What is a GMO or GE

We will be posting articles and information relating to Genetically Modified Organisms (GMO) also know as Genetically Engineered (GE)
There are many wonderful sites with excellent information on the web. We will be posting links to those sites as we get permission to do so.
Here is a brief snippet from Wikipedia:

A genetically modified organism (GMO) or genetically engineered organism (GEO) is an organism whose genetic material has been altered using genetic engineering techniques. These techniques, generally known as recombinant DNA technology, use DNA molecules from different sources, which are combined into one molecule to create a new set of genes. This DNA is then transferred into an organism, giving it modified or novel genes. Transgenic organisms, a subset of GMOs, are organisms that have inserted DNA from a different species. GMOs are the constituents of genetically modified foods.

To date the most controversial but also the most widely adopted application of GMO technology is patent-protected food crops that are resistant to commercial herbicides or are able to produce pesticidal proteins from within the plant, or stacked trait seeds, which do both. The largest share of the GMO crops planted globally are from seed created by the United States firm Monsanto.[12] In 2007, Monsanto's trait technologies were planted on 246 million acres (1,000,000 km2) throughout the world, a growth of 13 percent from 2006. However, patents on the first Monsanto products to enter the marketplace will begin to expire in 2014, democratizing Monsanto products. In addition, a 2007 report from the European Joint Research Commission predicts that by 2015, more than 40 per cent of new GM plants entering the global marketplace will have been developed in Asia.[13]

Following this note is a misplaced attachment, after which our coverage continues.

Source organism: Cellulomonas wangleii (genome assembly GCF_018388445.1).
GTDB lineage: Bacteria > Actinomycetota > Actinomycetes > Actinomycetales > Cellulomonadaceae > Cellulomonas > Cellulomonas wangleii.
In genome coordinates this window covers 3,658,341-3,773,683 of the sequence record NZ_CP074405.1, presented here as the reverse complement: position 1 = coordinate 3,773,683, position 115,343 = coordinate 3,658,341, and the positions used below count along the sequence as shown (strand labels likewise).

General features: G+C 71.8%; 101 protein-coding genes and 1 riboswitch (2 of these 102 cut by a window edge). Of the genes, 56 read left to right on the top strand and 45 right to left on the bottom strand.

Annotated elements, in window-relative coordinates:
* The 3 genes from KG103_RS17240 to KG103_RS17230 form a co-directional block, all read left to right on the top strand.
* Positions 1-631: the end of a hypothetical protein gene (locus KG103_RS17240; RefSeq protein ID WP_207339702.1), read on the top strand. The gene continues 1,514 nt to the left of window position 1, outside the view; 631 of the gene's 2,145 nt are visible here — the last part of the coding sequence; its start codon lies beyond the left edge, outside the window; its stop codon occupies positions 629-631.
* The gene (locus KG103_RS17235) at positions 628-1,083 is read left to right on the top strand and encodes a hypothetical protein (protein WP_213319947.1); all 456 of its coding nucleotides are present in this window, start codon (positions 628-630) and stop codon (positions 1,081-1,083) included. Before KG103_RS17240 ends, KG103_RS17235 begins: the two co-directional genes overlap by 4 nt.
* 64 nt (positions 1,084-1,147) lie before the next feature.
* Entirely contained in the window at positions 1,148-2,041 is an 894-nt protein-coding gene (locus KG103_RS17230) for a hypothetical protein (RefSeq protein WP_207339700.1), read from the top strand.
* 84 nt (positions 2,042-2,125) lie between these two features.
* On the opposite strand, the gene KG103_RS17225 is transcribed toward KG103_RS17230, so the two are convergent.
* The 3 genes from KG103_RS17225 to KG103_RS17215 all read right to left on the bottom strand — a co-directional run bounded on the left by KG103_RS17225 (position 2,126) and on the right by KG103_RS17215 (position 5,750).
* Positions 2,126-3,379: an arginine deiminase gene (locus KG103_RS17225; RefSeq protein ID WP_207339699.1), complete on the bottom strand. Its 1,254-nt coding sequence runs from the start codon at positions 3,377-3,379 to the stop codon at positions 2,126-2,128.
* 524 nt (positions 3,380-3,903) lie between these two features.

In the corn market, Monsanto's triple-stack corn—which combines Roundup Ready 2-weed control technology with YieldGard Corn Borer and YieldGard Rootworm insect control—is the market leader in the United States. U.S. corn farmers planted more than 32 million acres (130,000 km2) of triple-stack corn in 2008,[14] and it is estimated the product could be planted on 56 million acres (230,000 km2) in 2014–2015. In the cotton market, Bollgard II with Roundup Ready Flex was planted on approximately 5 million acres (20,000 km2) of U.S. cotton in 2008.[15]

According to the International Service for the Acquisition of Agri-Biotech Applications (ISAAA), in 2010 approximately 15 million farmers grew biotech crops in 29 countries. Over 90% of the farmers were resource-poor in developing countries.[16] 6.5 million farmers in China and 6.3 million small farmers in India grew biotech crops (mostly Bacillus thuringiensis cotton). The Philippines, South Africa (biotech cotton, maize, and soybeans often grown by subsistence women farmers) and another twelve developing countries also grew biotech crops in 2009.[17] 10 million more small and resource-poor farmers may have been secondary beneficiaries of Bt cotton in China.

The global commercial value of biotech crops grown in 2008 was estimated to be US$130 billion.[17]

(But they claim it will cost too much to add "Contains Genetically Engineered Foods" on the label?)